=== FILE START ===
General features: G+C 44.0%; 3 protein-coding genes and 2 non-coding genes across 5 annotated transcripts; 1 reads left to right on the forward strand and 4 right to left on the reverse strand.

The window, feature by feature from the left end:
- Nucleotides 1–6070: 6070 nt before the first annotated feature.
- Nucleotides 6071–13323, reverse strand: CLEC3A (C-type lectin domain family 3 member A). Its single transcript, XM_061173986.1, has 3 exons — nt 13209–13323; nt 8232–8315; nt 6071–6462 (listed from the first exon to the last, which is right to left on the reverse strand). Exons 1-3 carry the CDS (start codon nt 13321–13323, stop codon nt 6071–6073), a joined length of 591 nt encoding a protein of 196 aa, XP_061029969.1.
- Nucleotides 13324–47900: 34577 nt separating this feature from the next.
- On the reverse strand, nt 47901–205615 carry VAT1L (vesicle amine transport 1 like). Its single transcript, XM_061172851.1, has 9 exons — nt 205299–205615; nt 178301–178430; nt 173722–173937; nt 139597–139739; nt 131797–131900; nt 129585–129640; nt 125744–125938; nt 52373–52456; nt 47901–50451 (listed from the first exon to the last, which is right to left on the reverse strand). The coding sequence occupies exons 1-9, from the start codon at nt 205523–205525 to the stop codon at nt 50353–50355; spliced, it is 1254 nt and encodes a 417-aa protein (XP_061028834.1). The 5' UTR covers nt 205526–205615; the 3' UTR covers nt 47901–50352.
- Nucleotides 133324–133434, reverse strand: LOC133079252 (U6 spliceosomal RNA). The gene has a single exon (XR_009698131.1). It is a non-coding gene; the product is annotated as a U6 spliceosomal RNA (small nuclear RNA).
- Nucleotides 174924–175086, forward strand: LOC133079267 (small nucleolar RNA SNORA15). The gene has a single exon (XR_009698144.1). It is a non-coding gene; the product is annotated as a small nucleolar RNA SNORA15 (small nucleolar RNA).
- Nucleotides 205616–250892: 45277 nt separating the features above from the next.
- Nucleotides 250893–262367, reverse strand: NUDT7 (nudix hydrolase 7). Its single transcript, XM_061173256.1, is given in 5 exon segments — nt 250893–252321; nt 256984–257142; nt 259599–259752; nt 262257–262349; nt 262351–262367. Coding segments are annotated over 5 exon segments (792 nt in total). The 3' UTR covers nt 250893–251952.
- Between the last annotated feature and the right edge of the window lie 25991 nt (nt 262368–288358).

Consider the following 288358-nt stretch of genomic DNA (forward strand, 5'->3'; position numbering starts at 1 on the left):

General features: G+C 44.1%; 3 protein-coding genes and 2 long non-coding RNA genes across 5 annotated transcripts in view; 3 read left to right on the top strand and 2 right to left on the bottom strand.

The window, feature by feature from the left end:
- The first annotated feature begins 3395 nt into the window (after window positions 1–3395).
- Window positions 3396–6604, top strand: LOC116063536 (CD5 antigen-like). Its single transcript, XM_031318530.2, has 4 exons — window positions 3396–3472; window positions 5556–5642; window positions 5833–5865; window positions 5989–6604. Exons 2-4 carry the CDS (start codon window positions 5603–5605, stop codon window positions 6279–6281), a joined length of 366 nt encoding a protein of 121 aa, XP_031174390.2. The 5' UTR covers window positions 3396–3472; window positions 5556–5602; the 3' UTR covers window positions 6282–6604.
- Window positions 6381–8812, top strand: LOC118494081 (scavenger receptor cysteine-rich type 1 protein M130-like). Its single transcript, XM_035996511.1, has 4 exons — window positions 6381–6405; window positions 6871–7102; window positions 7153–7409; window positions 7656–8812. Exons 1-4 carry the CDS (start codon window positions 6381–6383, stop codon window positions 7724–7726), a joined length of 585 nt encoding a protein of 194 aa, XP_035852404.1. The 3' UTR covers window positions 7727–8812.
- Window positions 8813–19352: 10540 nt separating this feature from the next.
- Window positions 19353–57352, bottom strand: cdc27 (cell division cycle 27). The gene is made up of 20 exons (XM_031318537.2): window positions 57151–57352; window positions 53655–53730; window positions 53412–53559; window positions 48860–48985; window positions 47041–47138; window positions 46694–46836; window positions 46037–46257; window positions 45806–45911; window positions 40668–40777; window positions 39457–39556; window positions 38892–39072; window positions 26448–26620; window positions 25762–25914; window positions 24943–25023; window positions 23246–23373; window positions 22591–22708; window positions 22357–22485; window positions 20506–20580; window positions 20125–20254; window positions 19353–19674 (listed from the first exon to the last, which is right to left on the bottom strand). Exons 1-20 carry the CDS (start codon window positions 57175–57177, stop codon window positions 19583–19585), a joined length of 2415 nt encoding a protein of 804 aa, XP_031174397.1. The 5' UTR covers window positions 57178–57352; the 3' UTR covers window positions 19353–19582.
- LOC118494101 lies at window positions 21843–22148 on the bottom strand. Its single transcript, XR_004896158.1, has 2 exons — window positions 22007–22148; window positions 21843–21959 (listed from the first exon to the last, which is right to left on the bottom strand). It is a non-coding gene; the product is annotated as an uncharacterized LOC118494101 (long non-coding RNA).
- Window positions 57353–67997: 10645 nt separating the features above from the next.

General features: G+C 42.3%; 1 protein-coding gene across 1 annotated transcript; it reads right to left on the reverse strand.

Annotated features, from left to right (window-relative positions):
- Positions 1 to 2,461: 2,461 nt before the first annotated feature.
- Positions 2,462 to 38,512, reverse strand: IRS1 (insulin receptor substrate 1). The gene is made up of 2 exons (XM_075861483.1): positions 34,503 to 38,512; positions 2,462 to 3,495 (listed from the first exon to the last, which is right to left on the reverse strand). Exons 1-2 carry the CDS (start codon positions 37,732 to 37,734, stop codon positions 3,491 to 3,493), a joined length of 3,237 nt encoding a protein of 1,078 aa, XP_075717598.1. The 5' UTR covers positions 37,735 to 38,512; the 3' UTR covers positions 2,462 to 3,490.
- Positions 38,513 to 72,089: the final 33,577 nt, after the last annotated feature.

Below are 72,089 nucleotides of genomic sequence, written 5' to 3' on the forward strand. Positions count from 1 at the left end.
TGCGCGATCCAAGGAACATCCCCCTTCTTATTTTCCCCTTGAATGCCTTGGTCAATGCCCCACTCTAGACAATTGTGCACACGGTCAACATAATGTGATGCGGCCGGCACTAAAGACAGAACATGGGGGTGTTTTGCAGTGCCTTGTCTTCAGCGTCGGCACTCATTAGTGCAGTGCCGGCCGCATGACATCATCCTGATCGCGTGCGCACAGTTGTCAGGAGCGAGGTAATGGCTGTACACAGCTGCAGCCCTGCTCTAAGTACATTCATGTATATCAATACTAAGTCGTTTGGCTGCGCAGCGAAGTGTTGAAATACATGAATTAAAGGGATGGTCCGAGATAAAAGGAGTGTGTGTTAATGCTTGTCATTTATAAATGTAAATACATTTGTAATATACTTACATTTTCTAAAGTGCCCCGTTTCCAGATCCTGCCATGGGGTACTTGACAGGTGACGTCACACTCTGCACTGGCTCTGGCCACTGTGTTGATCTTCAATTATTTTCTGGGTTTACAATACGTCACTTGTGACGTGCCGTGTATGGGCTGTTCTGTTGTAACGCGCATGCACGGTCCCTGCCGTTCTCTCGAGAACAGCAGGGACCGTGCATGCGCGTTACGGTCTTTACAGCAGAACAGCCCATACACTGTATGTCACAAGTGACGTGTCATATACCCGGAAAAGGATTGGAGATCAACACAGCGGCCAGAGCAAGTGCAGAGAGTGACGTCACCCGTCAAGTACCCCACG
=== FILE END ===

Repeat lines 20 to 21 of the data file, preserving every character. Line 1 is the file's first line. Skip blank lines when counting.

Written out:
- LOC118494101 lies at window positions 21843–22148 on the bottom strand. Its single transcript, XR_004896158.1, has 2 exons — window positions 22007–22148; window positions 21843–21959 (listed from the first exon to the last, which is right to left on the bottom strand). It is a non-coding gene; the product is annotated as an uncharacterized LOC118494101 (long non-coding RNA).
- Window positions 57353–67997: 10645 nt separating the features above from the next.